Once upon a time no one would have believed it possible to design a product on a computer screen and then be able to hold and test the actual part less than an hour later.
3D printing technology does just that. And the advantages are two-fold: speed and realism – with both these benefits intimately connected and actually feeding off of each other. Here’s how.
Prototyping Joins the Industrial Age
What is prototyping really? Essentially it’s the process of trying to build a product or part before you launch into the big expense of full production that requires tooling and molding machinery. Crudely put, the prototyping process is a throw-back to the pre-industrial revolution: hand-crafted models, flimsy materials such as wood or paper or clay, hand gluing and by-eye filing or sanding of parts.
What used to take days and weeks to prepare now takes minutes. Prototyping has always been an Achilles heel for modern mass-production and rapid manufacturing techniques.
The result is a (generally) poor representation of the end product you are trying to simulate and a highly inefficient use of time and human effort to achieve it.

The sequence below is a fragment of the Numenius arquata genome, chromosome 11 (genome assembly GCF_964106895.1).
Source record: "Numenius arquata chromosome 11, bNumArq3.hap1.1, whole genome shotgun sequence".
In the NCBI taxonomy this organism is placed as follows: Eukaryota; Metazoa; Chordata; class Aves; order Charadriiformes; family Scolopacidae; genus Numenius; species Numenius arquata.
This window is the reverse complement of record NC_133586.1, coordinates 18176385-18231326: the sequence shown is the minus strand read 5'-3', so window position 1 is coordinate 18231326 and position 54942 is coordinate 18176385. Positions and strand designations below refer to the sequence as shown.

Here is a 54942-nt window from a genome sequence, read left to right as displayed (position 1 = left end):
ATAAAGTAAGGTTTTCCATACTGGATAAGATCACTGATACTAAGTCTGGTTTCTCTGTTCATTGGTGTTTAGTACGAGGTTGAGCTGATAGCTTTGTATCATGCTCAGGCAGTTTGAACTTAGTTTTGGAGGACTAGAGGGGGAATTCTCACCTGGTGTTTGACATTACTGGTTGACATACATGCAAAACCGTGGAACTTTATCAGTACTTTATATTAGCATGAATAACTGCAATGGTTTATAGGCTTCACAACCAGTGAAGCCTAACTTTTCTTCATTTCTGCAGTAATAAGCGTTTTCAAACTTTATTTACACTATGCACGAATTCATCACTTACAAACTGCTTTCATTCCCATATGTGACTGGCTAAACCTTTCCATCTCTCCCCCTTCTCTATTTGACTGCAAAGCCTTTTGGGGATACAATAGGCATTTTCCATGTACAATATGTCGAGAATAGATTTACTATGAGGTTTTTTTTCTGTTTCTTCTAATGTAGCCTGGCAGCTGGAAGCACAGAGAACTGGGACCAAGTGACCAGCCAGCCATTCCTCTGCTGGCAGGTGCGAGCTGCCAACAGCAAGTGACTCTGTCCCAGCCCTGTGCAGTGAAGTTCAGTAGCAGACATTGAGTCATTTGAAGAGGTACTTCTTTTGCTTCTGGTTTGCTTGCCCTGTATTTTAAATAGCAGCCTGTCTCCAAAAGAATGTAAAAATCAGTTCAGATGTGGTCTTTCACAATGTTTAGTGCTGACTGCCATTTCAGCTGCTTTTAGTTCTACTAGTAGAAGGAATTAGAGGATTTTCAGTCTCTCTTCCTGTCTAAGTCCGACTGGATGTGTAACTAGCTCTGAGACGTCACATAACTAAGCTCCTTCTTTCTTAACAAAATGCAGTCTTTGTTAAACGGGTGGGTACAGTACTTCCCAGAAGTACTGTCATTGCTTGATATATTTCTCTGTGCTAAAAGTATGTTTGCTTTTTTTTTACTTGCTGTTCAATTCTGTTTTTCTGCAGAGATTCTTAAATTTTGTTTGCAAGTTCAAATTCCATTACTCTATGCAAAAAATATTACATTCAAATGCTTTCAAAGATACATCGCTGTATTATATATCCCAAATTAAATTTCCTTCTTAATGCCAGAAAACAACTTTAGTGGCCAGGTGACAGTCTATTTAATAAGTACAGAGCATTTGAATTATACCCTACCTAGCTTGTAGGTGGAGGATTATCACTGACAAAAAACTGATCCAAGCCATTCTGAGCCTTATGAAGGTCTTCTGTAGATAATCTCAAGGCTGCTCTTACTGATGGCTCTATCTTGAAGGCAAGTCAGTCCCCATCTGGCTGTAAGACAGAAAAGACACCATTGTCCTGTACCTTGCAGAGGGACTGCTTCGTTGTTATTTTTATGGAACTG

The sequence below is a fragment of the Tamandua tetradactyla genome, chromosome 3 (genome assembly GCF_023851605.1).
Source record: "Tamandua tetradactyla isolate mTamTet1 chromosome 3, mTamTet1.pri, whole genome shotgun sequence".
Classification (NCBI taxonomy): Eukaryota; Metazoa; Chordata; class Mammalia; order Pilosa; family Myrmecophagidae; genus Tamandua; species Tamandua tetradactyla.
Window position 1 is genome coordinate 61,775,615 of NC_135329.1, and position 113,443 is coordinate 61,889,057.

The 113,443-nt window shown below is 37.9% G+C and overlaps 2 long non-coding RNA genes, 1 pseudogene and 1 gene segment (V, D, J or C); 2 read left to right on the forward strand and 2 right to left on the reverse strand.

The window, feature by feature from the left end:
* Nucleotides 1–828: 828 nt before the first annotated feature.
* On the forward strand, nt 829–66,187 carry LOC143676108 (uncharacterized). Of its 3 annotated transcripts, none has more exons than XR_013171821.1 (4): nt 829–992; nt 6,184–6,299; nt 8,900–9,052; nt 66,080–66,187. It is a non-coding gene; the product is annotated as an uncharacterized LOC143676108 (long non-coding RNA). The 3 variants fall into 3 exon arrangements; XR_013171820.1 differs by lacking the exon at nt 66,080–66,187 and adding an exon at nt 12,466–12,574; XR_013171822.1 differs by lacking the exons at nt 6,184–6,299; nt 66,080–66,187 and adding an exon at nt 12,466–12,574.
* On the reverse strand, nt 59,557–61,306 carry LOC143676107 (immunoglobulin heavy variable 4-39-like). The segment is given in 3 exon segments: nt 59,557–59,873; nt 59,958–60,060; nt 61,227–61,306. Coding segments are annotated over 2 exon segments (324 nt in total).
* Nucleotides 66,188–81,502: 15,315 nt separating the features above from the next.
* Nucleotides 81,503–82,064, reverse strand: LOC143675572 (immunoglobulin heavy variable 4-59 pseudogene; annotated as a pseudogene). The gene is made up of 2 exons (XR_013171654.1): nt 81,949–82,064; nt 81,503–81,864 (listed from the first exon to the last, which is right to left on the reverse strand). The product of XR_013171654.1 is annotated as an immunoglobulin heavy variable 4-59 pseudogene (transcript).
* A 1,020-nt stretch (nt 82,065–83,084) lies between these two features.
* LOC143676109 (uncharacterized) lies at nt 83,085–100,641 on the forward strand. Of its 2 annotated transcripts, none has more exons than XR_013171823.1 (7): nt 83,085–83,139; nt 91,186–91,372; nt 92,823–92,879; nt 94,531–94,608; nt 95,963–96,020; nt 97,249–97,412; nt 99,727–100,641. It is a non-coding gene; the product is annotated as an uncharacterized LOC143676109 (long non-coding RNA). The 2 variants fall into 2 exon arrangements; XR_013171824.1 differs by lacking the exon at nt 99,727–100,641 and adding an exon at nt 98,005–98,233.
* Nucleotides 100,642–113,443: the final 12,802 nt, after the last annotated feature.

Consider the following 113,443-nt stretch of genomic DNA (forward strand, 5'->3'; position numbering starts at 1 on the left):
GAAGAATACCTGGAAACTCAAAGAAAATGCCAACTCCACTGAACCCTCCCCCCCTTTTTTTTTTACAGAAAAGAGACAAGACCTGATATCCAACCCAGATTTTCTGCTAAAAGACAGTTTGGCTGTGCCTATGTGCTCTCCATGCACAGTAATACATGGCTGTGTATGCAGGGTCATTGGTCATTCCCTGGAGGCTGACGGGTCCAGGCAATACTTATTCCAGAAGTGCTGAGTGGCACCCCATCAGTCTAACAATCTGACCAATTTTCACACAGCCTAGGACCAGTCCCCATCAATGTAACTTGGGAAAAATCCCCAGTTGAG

Unique One-Off Parts – Quickly and Accurately
3D printing technology puts an immediate end to the manual prototyping bottleneck by providing a rapid and automatic means of fashioning unique one-of-a-kind parts. Along with speed, 3D printing provides the massive advantage of producing realistic representations that can be properly tested and checked for design faults early on in the design cycle. Once a design fault is identified in the model, designers and engineers can simply tweak the design on the CAD program and print again. Within an hour the fault is no more.
A Better End Product
Product designers and engineers can visualize themselves now literally flying through multiple prototyping cycles that used to take weeks or even months. With a more efficient and effective prototyping process in place, the result is a better end-product and one that can be placed into mass production faster than ever before.
A true win-win scenario for many, many companies, whether it’s a dental lab producing dental veneer prototypes, a Hollywood production company making an animation film, Jaguar Land Rover testing parts for a new car design, or adidas producing a new shoe sole design.
Next time we will take a closer look at some of the different 3D printing technologies out there and how they compare against each other. Stay tuned.
(All photos are model parts and prototypes printed on the Objet Connex multi-material 3D printer)